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    10 ways to improve patient data security

     

    For example, in an EHR integrated with a practice management system, a receptionist may only need to use the scheduling application; role-based access would not let that person access any clinical or financial data. 

    This approach helps protect privacy and prevent the use of PHI to commit fraud, Kim notes. In addition, she says, if a user’s password is stolen and that person has only partial access to the EHR, it limits how much damage the thief can do. 

     

     Don’t store data on user devices

    “What small providers have in place in terms of security isn’t typically there to keep information confidential, but to protect their access to it,” notes Kim. 

    That could explain why many small practices allow users (staff, physicians and anyone with access to the system) to store PHI on their desktop computers, laptops and even mobile devices. But doing so makes the information more vulnerable to hackers, experts say.

    Practices should prohibit the storage of PHI on end-user devices, says Nathan Gibson, chief information officer for Charles, West Virginia-based Quality Insights. Centralized storage of PHI on a practice server is safer, he notes, but staff education and training about the risks of local storage are still necessary. 

    “If the employees aren’t aware of the importance of PHI being centralized, and they start creating PDFs and performing print screens that means that information is still being stored locally,” he points out. Staff should be instructed to access information from the network and not store any data on their own devices, says Gibson.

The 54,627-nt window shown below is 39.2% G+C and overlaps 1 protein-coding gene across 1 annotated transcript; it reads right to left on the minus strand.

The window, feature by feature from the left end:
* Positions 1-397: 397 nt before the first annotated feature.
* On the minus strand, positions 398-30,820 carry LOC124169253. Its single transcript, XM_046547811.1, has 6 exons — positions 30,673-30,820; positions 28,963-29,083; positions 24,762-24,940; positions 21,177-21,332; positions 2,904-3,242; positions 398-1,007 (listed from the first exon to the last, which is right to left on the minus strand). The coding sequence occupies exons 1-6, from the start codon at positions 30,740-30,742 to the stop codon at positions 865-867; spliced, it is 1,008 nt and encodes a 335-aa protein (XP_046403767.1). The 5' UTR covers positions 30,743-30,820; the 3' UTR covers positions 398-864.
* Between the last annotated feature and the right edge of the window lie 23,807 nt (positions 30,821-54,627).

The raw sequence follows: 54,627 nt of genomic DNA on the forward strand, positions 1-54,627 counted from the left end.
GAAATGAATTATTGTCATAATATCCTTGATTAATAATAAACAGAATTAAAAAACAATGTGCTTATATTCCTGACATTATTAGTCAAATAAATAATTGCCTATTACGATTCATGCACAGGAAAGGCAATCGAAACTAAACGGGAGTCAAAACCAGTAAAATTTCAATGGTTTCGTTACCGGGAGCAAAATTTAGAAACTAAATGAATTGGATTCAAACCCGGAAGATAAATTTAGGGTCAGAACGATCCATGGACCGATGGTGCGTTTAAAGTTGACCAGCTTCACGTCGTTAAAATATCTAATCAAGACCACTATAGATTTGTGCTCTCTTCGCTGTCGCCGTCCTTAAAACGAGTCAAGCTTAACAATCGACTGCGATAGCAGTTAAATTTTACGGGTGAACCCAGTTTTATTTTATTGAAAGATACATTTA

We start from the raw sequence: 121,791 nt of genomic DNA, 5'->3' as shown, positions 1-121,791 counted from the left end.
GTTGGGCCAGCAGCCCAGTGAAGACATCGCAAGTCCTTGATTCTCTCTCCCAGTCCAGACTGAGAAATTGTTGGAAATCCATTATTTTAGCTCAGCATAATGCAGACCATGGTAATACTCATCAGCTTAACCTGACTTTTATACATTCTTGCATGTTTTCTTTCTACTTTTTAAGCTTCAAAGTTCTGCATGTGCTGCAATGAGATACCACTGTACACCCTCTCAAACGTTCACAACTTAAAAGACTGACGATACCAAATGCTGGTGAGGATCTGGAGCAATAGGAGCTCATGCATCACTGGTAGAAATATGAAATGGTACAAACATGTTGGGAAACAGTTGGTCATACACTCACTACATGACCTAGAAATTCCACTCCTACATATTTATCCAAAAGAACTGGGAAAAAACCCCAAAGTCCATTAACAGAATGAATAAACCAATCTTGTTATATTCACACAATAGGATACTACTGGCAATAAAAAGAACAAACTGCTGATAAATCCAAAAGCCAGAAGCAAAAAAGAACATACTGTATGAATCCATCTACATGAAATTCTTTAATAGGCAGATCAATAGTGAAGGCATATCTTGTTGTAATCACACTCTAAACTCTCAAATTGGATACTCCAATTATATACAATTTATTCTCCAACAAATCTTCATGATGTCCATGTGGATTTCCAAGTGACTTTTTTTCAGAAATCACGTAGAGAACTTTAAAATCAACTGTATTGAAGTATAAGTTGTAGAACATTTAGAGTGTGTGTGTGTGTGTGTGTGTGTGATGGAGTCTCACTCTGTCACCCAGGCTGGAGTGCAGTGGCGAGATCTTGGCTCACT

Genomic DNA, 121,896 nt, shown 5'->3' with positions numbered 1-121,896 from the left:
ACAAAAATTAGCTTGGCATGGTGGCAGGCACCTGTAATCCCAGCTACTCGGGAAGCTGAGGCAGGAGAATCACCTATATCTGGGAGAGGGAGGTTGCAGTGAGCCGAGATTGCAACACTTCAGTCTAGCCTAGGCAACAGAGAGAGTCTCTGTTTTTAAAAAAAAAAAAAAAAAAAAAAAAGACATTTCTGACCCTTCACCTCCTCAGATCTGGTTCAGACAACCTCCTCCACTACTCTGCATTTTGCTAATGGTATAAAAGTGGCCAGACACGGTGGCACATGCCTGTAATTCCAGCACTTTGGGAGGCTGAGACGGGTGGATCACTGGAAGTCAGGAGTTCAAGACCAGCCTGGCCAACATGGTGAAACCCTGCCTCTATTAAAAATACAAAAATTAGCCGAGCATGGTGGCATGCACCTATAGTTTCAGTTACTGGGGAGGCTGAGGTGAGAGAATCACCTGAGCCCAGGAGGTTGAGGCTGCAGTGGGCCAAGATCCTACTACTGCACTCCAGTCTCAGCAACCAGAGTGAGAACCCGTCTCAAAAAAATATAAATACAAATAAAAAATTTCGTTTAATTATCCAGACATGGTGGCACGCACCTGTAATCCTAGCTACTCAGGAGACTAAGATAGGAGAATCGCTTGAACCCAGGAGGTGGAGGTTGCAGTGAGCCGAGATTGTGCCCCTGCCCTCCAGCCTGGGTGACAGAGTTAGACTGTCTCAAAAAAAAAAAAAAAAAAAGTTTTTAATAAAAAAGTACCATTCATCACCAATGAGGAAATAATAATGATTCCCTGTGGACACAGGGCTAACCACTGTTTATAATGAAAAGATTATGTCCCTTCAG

Many doctors and nurses use tablets and smartphones at work. These devices can pose security threats if they’re allowed to connect to the network or if they can download EHR data. 

    Some healthcare organizations install remote “wiping” software on laptops and mobile devices employees use at work. In theory, that would allow a practice to erase data on those devices if they were lost or stolen. 

    However, Gibson points out that the device must be connected to the internet, either via Wi-Fi or the cellular phone network, to receive the signal from the practice. The device may connect to the cellular network automatically when it’s turned on, but that signal can be blocked, he says.

     Use and scan audit logs

    All certified EHRs have audit logs that record which user did what in the EHR and when. 

    However, practices often don’t turn these logs on or configure them correctly. According to Kim, a recent HIMSS survey showed that fewer than half of hospitals and practices were using their audit logs or another feature designed to prevent people from tampering with the logs to erase the signs of an intruder. Practices that don’t know how to activate and configure audit logs should ask their vendors or IT consultants about it.

    Beyond that, she notes, practices need software that automatically scans their audit logs to detect anomalies that might indicate a cyberattack, such as an unfamiliar user or a known user logging on at an unusual time of the day.

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